Lately the story of the storm at sea in Acts 27 has been much on my mind.
Paul and his shipmates were caught in a violent storm that just went on and on and on, tossing the ship up and down. The text says that they didn’t eat for fourteen days. My hunch is that everybody had to stick close to the rail. Even pastor Paul was dreadfully seasick. Perhaps that’s why he couldn’t resist reminding the crew that they should have listened when he told them much earlier that they needed to do something different. Moreover, the passengers and crew were disoriented. Verse 20 reads, “When neither sun nor stars appeared for many days, and no small tempest raged, all hope of our being saved was at last abandoned.”
Our congregation is traveling through a stormy time of grief and loss and uncertainty and fear, plus we are downright bewildered about how to reach people beyond our current boundaries and incorporate them into the life of the family of faith. We are experiencing up-and-down worship attendance, and a few Sundays have been painfully low. On one of those Sundays one of our ruling elders reports feeling literally nauseated.
Yet there are also hopeful signs to give thanks for. God is bringing us into contact with new people, including a flock of children and their families. It was a joy to spend Tuesday afternoons this summer with some of them in a VBS-like experience in one of the children’s homes. On a recent Sunday evening we had a service of evening prayer focused on anointing and laying on of hands for healing, and communion. So many people came that we had to move from a smaller room to the church fellowship hall.
Wow! Talk about going up and down with the waves!
After Paul got the urge to say, “I told you so” out of his system, he went on to tell his shipmates, “Keep up your courage! There will be no loss of life among you, but only of the ship. The ship is going to be wrecked, but we are all going to be safe.” Then later, when some of the sailors were tempted to abandon the ship and sail away in a lifeboat, Paul called out, “Unless these men stay in the ship, you cannot be saved.” The soldiers on board then cut away the lifeboat and set it adrift. Everybody ended up staying on board.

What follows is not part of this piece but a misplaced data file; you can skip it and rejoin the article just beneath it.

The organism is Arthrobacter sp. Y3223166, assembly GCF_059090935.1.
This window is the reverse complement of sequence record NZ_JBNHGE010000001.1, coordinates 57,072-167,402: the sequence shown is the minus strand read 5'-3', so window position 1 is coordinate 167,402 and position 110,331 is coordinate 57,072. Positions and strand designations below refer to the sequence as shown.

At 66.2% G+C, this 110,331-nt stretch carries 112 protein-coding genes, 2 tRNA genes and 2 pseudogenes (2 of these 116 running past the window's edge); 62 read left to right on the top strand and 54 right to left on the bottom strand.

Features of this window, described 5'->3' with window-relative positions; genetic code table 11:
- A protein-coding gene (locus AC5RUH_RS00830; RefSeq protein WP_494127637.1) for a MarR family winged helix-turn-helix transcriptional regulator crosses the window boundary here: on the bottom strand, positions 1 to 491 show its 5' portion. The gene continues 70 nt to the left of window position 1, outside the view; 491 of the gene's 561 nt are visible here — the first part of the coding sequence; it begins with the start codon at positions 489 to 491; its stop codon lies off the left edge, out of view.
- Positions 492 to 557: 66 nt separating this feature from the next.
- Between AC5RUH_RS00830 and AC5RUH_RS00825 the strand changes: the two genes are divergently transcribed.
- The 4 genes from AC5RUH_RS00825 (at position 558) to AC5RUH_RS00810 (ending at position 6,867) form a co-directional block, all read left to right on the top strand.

Then, just before daybreak on the day of the shipwreck, Paul urged everybody to take food. He took bread, gave thanks, broke it, ate, and gave it to others. Holy communion!
Hours later, the ship ran aground and began to break up. Everyone headed for shore. Some swam, while others floated on pieces of the ship. In the end, all reached shore safely. Not one person was lost.
There’s a word from the Lord here for the storm-tossed, seasick church. While the institutional vessel may be wrecked and broken, God is going to get us safely to the shore. And while we mourn the loss of the vessel as we knew it, the Church of Jesus Christ lives. Even now, God is inspiring designs for new vessels, and building is underway. Not one to waste anything, God may well be reclaiming strong, seasoned lumber from the wreckage and repurposing it. In fact, I’m sure of it.
Take heart, seasick church! Over the sound of the storm, above the waves of queasiness and waves of exhilaration, a voice calls, “Take. Eat. This is my body, broken for you.”
Mary Harris Todd has been a Presbyterian all her life. She grew up in one small congregation, Kirk O’Cliff Presbyterian Church near Mineral, Virginia, and since 1990 she has served as the pastor of another, Morton Presbyterian Church in Rocky Mount, North Carolina. She is amazed at the God whose foolishness is wise, and whose power is made perfect in weakness. Visit with her online at The Mustard Seed Journal, where you can find lots of resources for small church ministry.